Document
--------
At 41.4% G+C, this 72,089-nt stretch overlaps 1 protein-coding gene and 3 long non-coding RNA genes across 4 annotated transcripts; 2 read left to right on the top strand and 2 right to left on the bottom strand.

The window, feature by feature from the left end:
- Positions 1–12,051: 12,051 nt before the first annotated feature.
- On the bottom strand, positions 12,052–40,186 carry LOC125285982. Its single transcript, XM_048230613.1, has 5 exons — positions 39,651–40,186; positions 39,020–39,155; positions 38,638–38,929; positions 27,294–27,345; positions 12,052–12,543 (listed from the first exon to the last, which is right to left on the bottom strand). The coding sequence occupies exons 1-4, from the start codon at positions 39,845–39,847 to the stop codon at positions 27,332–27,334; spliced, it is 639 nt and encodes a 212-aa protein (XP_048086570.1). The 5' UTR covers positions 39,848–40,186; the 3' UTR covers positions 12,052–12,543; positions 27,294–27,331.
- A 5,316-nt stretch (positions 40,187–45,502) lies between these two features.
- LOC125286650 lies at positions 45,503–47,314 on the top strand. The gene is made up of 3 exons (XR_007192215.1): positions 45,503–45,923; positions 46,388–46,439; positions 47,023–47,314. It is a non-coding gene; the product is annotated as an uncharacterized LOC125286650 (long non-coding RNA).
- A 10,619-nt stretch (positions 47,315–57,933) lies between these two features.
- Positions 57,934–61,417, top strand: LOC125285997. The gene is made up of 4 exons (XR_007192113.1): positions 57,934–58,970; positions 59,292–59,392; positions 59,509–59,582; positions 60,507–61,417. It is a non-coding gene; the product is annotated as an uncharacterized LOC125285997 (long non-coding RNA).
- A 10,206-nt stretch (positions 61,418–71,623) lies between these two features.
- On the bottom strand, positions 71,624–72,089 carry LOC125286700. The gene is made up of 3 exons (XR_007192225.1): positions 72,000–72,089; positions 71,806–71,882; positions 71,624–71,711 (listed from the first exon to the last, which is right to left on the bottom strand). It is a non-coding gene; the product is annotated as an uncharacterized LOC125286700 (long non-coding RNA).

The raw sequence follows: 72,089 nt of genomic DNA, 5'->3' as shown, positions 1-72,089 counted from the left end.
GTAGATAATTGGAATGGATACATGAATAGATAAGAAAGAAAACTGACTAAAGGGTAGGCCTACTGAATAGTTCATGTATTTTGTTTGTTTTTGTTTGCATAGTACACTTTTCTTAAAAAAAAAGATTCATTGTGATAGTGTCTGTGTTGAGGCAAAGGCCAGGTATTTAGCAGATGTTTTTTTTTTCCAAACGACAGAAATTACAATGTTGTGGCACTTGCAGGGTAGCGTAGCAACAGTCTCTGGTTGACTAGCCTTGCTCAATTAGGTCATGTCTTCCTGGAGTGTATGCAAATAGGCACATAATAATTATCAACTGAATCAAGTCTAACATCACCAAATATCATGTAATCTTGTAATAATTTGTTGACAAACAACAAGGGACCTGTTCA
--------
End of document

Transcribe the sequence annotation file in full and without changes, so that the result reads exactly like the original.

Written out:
At 41.4% G+C, this 72,089-nt stretch overlaps 1 protein-coding gene and 3 long non-coding RNA genes across 4 annotated transcripts; 2 read left to right on the top strand and 2 right to left on the bottom strand.

The window, feature by feature from the left end:
- Positions 1–12,051: 12,051 nt before the first annotated feature.
- On the bottom strand, positions 12,052–40,186 carry LOC125285982. Its single transcript, XM_048230613.1, has 5 exons — positions 39,651–40,186; positions 39,020–39,155; positions 38,638–38,929; positions 27,294–27,345; positions 12,052–12,543 (listed from the first exon to the last, which is right to left on the bottom strand). The coding sequence occupies exons 1-4, from the start codon at positions 39,845–39,847 to the stop codon at positions 27,332–27,334; spliced, it is 639 nt and encodes a 212-aa protein (XP_048086570.1). The 5' UTR covers positions 39,848–40,186; the 3' UTR covers positions 12,052–12,543; positions 27,294–27,331.
- A 5,316-nt stretch (positions 40,187–45,502) lies between these two features.
- LOC125286650 lies at positions 45,503–47,314 on the top strand. The gene is made up of 3 exons (XR_007192215.1): positions 45,503–45,923; positions 46,388–46,439; positions 47,023–47,314. It is a non-coding gene; the product is annotated as an uncharacterized LOC125286650 (long non-coding RNA).
- A 10,619-nt stretch (positions 47,315–57,933) lies between these two features.
- Positions 57,934–61,417, top strand: LOC125285997. The gene is made up of 4 exons (XR_007192113.1): positions 57,934–58,970; positions 59,292–59,392; positions 59,509–59,582; positions 60,507–61,417. It is a non-coding gene; the product is annotated as an uncharacterized LOC125285997 (long non-coding RNA).
- A 10,206-nt stretch (positions 61,418–71,623) lies between these two features.
- On the bottom strand, positions 71,624–72,089 carry LOC125286700. The gene is made up of 3 exons (XR_007192225.1): positions 72,000–72,089; positions 71,806–71,882; positions 71,624–71,711 (listed from the first exon to the last, which is right to left on the bottom strand). It is a non-coding gene; the product is annotated as an uncharacterized LOC125286700 (long non-coding RNA).

The raw sequence follows: 72,089 nt of genomic DNA, 5'->3' as shown, positions 1-72,089 counted from the left end.
GTAGATAATTGGAATGGATACATGAATAGATAAGAAAGAAAACTGACTAAAGGGTAGGCCTACTGAATAGTTCATGTATTTTGTTTGTTTTTGTTTGCATAGTACACTTTTCTTAAAAAAAAAGATTCATTGTGATAGTGTCTGTGTTGAGGCAAAGGCCAGGTATTTAGCAGATGTTTTTTTTTTCCAAACGACAGAAATTACAATGTTGTGGCACTTGCAGGGTAGCGTAGCAACAGTCTCTGGTTGACTAGCCTTGCTCAATTAGGTCATGTCTTCCTGGAGTGTATGCAAATAGGCACATAATAATTATCAACTGAATCAAGTCTAACATCACCAAATATCATGTAATCTTGTAATAATTTGTTGACAAACAACAAGGGACCTGTTCA